“I saw how good those girls were at Aussie Champs and that convinced me to move over,” says Nneka, who is now in her final year studying a part-time post-graduate diploma in international health. “There wasn’t much in the way of competition in New Zealand and my aim was to make the team for Glasgow (Commonwealth Games).”
It was then the coach-athlete relationship with Grishchenkov was born and the New Zealand triple jump No.1 immediately heeded his advice to shed the pounds.
She decreased her portion sizes, cut out the carbs and ditched the lollies. To further accelerate the weight loss she ran 5km four times a week and has managed to trim 8kg from her frame.
A lighter Nneka feels her speed has improved but under the tutelage of the uncompromising former Soviet athlete - who leapt a lifetime best of 17.55m in 1983 – she also believes she has improved in a range of other areas.
“He’s also helped me change quite a few things with my jump in terms of my flexibility and ground contacts,” adds Nneka. “He has helped with my sprint technique, but he has also improved my mental toughness, allowing me to push through the pain barrier and not put limits on myself.”
She says in the gym, for example, there is now no time for self-doubt to creep in as he simply piles on the weights and asks her to lift.
“He will say, ‘how do you know you can’t lift them, if you won’t even try?’ I will then lift them and surprise myself. He has a way of getting his message across.”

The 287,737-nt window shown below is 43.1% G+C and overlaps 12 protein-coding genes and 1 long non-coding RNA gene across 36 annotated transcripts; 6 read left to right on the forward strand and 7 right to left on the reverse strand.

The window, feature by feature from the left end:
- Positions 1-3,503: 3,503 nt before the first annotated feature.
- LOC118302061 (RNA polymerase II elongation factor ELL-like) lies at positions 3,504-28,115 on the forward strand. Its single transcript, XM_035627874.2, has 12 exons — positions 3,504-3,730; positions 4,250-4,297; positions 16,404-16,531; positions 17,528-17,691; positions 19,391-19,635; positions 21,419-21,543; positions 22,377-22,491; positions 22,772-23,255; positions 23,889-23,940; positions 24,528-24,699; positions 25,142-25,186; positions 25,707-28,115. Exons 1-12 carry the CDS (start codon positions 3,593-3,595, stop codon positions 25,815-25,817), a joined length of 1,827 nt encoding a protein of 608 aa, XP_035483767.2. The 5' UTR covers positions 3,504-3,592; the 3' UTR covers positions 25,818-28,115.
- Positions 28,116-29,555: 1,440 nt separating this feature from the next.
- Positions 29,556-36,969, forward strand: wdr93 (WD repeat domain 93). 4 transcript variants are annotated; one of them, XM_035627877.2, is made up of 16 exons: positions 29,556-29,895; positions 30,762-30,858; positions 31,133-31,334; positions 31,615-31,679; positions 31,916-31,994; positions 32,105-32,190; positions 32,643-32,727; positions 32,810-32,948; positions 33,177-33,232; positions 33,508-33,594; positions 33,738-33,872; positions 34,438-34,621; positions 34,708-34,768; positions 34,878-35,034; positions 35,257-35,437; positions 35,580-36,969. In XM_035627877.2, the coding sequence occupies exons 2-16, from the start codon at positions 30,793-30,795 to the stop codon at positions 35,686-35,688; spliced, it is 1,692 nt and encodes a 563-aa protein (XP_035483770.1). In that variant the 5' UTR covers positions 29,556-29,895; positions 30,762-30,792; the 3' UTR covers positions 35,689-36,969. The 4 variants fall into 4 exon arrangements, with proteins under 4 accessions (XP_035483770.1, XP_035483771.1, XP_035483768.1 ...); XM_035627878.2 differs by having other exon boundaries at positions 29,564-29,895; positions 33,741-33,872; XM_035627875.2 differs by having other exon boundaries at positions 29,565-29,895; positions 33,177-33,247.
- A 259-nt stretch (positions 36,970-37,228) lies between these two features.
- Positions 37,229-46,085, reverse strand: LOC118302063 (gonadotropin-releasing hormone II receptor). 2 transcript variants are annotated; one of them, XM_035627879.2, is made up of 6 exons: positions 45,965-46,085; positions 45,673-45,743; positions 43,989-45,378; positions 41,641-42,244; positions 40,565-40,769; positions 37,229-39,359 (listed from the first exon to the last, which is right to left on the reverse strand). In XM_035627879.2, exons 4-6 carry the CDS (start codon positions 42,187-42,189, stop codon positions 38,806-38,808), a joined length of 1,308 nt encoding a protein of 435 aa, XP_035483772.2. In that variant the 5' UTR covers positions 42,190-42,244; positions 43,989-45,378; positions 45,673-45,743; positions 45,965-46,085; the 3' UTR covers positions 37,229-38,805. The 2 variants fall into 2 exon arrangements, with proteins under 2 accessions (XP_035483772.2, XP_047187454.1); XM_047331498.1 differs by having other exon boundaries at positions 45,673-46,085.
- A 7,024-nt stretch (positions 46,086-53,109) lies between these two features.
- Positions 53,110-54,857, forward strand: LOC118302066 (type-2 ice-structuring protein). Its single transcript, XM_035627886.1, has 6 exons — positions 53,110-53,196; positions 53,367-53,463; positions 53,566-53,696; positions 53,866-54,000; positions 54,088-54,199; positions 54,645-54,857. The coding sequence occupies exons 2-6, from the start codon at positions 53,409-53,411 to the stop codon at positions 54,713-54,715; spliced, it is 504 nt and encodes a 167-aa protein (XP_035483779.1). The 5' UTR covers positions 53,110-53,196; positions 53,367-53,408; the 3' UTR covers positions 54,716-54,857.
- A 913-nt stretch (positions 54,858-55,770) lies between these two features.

Faster, stronger, lighter more technically adept not to mention mentally more resilient a knee injury frustratingly sidelined her for the first two months of the summer season. However, after some promising mid-season competitions in Australia through February and March she really found her rhythm at the fag-end of the campaign.
In late March she secured a fourth successive New Zealand title in Wellington by adding 0.13cm to her previous lifetime best – which was set in 2011 – with 13.24m.
Then the following weekend all her stars aligned as she made another huge leap forward - by achieving a distance of 13.55m to better Tania Dixon’s 17-year-old New Zealand record by 0.07 to finish second at the Australian Championships in Melbourne.
It was a sweet and long-awaited moment for the 26-year-old.
“One of my aims was to claim the national open record because I already had the under-17 and under-20 records,” she explains. “The funny thing was the 13.55m didn’t feel that long. I felt I collapsed in the middle phase, but as soon as I saw the distance flash up I was ecstatic and did a little bit of a dance. I am honoured to be No.1 (all-time New Zealander).”
The only downside of Nneka’s breakthrough season is she fell some 0.25cm shy of the Commonwealth Games B standard which would have booked her ticket for Glasgow.
Nonetheless, she has already set her focus on next season where she hopes to compete at the World University Games in Korea and has not ruled out a crack at making the qualification mark for the World Championships in Beijing.
“I think 13.80m was a viable target (for 2014) and I think 14m is possible,” she says of the future.
Yet one thing has never wavered in her 20 years involved in the sport – her passion for athletics.
“I love training and seeing the results”, explains Nneka who also works four days a week in the admin office for the Victoria Police. “I love the social aspect, the spectators and watching other people perform. I love the sport and I can imagine myself doing it for a very long time.”
And with a strong coach-athlete relationship in place this has to be hugely encouraging news for the future of New Zealand triple jumping.